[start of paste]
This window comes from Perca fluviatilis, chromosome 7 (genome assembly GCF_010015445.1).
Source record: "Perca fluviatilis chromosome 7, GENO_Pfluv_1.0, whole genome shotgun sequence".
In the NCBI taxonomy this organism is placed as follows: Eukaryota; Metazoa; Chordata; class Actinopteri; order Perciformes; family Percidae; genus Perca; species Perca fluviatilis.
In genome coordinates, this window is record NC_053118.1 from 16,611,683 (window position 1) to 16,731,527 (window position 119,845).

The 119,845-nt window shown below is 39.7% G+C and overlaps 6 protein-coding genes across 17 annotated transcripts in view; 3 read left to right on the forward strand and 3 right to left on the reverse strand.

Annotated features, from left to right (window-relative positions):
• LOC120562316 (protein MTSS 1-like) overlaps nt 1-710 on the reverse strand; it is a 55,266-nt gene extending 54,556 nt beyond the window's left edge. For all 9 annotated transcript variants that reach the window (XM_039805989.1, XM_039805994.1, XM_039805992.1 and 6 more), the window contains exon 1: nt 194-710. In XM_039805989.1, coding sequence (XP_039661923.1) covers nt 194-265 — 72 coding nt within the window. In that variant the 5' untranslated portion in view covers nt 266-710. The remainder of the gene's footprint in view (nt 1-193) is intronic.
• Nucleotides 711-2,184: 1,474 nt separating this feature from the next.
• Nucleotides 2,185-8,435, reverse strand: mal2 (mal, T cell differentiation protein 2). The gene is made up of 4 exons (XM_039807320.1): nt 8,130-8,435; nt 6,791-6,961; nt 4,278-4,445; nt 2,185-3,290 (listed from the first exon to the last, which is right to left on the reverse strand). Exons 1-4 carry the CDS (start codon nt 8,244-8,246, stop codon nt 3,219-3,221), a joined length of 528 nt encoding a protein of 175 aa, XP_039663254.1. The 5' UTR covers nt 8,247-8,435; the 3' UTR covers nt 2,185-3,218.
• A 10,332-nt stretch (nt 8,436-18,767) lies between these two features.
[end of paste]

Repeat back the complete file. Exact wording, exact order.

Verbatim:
This window comes from Perca fluviatilis, chromosome 7 (genome assembly GCF_010015445.1).
Source record: "Perca fluviatilis chromosome 7, GENO_Pfluv_1.0, whole genome shotgun sequence".
In the NCBI taxonomy this organism is placed as follows: Eukaryota; Metazoa; Chordata; class Actinopteri; order Perciformes; family Percidae; genus Perca; species Perca fluviatilis.
In genome coordinates, this window is record NC_053118.1 from 16,611,683 (window position 1) to 16,731,527 (window position 119,845).

The 119,845-nt window shown below is 39.7% G+C and overlaps 6 protein-coding genes across 17 annotated transcripts in view; 3 read left to right on the forward strand and 3 right to left on the reverse strand.

Annotated features, from left to right (window-relative positions):
• LOC120562316 (protein MTSS 1-like) overlaps nt 1-710 on the reverse strand; it is a 55,266-nt gene extending 54,556 nt beyond the window's left edge. For all 9 annotated transcript variants that reach the window (XM_039805989.1, XM_039805994.1, XM_039805992.1 and 6 more), the window contains exon 1: nt 194-710. In XM_039805989.1, coding sequence (XP_039661923.1) covers nt 194-265 — 72 coding nt within the window. In that variant the 5' untranslated portion in view covers nt 266-710. The remainder of the gene's footprint in view (nt 1-193) is intronic.
• Nucleotides 711-2,184: 1,474 nt separating this feature from the next.
• Nucleotides 2,185-8,435, reverse strand: mal2 (mal, T cell differentiation protein 2). The gene is made up of 4 exons (XM_039807320.1): nt 8,130-8,435; nt 6,791-6,961; nt 4,278-4,445; nt 2,185-3,290 (listed from the first exon to the last, which is right to left on the reverse strand). Exons 1-4 carry the CDS (start codon nt 8,244-8,246, stop codon nt 3,219-3,221), a joined length of 528 nt encoding a protein of 175 aa, XP_039663254.1. The 5' UTR covers nt 8,247-8,435; the 3' UTR covers nt 2,185-3,218.
• A 10,332-nt stretch (nt 8,436-18,767) lies between these two features.